|This biography from the Archives of AskART:|
|Born in Bronxville, New York, Brice Marden became a Minimalist painter of monochromatic appearing, non-objective canvases.|
did undergraduate study at Boston University, earned a Master of
Fine Arts degree from Yale University and then moved to New York City
in 1963 where, within a decade, he had achieved international
recognition. Before he was able to support himself financially
with his artwork, he worked as a guard at the Jewish Museum and in 1966
as a studio assistant to Robert Rauschenberg.
In 2001, he established a studio and townhouse home in Greenwich
Although he considers New York City his base, he also has established
studios from which he regularly works in Eagles Mere, Pennsylvania in
1991 and Tivoli, New York in 2002, and the Greek island of Hydra from
solo exhibition was in 1966 at Klaus Kertess's Bykert Gallery in New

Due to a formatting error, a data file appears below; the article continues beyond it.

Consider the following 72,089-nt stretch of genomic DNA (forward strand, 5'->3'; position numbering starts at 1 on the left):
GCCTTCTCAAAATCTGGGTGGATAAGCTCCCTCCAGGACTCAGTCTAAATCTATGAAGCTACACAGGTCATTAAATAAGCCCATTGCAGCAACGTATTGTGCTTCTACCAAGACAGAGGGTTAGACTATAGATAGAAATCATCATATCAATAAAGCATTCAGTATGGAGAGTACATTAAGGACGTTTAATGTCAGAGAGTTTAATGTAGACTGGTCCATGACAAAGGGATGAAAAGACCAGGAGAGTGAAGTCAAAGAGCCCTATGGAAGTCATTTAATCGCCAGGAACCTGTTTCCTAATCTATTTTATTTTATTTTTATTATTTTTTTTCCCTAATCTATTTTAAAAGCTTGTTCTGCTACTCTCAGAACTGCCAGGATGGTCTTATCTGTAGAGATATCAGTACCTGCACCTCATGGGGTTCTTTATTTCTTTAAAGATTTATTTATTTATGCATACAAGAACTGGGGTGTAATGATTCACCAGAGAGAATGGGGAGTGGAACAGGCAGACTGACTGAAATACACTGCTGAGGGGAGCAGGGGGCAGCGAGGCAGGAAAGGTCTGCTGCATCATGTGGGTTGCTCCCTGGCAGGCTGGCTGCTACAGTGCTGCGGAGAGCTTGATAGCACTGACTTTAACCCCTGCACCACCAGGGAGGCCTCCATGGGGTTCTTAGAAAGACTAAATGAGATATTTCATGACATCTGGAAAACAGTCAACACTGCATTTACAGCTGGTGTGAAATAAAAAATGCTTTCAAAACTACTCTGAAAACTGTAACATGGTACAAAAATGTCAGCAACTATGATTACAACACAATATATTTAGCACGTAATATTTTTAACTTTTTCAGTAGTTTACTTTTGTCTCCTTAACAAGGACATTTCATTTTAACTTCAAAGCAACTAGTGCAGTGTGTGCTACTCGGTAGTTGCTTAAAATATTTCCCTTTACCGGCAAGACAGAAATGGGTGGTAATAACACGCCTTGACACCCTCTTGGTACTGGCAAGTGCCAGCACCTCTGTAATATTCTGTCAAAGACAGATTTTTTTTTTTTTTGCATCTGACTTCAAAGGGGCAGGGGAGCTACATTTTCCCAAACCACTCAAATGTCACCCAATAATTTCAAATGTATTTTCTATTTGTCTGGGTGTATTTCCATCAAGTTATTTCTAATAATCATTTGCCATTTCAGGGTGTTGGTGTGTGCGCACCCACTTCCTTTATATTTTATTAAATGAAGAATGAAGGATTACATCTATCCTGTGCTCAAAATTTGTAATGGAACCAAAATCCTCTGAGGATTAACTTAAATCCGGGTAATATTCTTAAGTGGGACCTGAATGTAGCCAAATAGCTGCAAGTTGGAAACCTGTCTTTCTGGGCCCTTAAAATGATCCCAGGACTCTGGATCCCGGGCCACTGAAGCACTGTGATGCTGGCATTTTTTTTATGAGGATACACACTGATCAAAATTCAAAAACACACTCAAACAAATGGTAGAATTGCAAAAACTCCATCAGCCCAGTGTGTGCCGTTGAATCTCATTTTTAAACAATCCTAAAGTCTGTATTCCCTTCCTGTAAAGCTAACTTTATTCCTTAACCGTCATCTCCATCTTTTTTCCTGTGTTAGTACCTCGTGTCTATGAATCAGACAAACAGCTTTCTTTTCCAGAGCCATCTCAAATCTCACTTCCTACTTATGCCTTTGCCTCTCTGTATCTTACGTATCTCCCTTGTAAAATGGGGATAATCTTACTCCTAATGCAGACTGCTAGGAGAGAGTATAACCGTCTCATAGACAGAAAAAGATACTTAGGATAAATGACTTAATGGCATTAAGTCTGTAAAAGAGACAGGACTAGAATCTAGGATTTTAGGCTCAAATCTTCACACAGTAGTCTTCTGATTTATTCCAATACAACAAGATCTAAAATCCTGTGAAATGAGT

York, and from then he has had numerous exhibitions in the United
States and Europe including the Solomon R Guggenheim Museum in 1975 and
the Whitechapel Art Gallery in London in 1982.
In 2007 the Museum of Modern Art in New York City is hosting a major
retrospective of his work, which is only about 100 paintings, and which
is his first retrospective since the 1975 Guggenheim exhibit. The
2007 show "charts his evolution as a painter, beginning with his
monochromes from the early 1960s" linked to Minimalism. However,
in the 1980s, a major change occurred in his painting "when he replaced
his minimalist approach with a gestural style in which ribbons of color
float and wheel between and on top of one another against a contrasting
background." (Ayers, 60) He also began inserting calligraphy into
In the early 21st century, Brice Marden is described as being of
particular interest because he is one of the few living highly
respected artists whose primary style is linked to Abstract
Expressionism. Of his working method, he says that he alternates
"periods of long consideration with bursts of frenetic activity"
(Ayers, 60) and that the activity stage has him doing a lot of drawing
that is not always related to painting. He is committed to
freeing himself psychologically so that painterly spontaneity can guide
Robert Ayers, "Brice Marden", Art & Auction, December 2006, pp. 59-60.